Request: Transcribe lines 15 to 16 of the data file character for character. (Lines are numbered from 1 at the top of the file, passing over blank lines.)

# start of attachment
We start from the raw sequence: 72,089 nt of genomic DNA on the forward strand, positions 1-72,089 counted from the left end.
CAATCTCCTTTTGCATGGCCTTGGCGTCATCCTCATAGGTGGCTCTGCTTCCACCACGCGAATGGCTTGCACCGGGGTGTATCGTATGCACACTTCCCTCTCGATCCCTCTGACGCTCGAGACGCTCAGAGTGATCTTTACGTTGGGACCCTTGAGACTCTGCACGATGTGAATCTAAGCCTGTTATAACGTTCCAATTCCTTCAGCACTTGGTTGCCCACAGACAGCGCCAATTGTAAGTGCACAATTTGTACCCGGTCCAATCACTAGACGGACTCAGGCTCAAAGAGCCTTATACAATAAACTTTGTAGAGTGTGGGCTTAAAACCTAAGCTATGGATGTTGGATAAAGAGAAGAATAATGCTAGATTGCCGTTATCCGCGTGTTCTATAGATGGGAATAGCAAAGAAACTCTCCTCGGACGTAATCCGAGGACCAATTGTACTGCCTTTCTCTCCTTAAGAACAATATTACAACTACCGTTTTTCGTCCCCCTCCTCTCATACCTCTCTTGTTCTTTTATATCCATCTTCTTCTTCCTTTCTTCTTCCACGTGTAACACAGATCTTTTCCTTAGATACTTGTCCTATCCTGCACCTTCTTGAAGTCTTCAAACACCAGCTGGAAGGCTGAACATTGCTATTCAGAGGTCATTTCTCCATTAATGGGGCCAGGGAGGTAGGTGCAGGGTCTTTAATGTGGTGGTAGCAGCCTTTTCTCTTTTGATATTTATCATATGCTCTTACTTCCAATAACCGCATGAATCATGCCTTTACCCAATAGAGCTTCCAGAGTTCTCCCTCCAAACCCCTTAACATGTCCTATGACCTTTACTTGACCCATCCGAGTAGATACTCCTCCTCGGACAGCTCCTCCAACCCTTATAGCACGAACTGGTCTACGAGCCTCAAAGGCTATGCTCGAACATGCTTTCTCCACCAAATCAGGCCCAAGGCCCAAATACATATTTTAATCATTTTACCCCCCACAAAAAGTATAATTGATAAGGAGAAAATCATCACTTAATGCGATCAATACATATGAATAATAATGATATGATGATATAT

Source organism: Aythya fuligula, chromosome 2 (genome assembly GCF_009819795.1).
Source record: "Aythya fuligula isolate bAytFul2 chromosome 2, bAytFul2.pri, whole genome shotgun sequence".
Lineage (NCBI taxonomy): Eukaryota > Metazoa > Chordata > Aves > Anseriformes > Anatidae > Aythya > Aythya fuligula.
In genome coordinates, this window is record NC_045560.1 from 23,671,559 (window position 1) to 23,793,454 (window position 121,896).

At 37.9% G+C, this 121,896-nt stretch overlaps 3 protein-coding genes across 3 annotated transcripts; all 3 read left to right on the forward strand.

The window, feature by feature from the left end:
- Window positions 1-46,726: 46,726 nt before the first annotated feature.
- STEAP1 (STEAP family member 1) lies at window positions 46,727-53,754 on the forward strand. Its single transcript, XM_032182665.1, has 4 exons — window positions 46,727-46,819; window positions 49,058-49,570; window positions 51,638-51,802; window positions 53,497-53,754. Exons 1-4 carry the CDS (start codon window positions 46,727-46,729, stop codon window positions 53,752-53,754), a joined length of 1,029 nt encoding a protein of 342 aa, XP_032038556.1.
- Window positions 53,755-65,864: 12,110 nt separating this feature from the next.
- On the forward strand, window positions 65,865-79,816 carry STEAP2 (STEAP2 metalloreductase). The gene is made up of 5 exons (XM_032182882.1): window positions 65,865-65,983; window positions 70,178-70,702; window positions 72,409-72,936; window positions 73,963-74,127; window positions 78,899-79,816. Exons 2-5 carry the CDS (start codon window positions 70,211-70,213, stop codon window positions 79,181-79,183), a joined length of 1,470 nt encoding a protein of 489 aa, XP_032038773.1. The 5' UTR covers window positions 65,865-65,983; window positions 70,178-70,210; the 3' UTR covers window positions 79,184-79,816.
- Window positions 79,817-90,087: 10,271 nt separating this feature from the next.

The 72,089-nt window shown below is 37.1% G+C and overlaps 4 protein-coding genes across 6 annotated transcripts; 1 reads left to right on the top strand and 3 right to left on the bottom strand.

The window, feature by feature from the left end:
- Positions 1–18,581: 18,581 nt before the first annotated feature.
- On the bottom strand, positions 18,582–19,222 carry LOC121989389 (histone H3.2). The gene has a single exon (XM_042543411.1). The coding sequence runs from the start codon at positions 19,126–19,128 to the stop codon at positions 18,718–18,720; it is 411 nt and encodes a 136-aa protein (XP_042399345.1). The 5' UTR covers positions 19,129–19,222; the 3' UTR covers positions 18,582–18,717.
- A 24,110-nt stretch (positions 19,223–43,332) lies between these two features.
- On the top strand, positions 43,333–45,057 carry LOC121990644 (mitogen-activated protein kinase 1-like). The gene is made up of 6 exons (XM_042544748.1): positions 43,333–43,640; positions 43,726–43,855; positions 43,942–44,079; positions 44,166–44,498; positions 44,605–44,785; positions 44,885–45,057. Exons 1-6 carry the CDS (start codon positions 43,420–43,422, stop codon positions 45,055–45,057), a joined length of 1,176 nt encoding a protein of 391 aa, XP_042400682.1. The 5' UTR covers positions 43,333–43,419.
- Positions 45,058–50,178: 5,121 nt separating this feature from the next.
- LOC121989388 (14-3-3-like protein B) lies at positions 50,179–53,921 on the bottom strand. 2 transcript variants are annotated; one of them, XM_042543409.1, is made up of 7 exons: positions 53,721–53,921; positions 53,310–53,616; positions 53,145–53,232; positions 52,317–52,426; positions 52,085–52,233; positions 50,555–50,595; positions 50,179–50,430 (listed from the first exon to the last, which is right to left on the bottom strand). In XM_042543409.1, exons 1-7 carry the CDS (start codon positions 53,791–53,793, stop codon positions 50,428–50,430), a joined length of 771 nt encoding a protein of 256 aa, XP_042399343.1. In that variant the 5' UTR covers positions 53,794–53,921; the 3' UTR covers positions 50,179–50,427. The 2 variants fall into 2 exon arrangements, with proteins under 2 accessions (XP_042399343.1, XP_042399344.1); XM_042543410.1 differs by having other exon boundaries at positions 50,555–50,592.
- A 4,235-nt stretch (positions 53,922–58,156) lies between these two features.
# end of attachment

The window, feature by feature from the left end:
- Positions 1–18,581: 18,581 nt before the first annotated feature.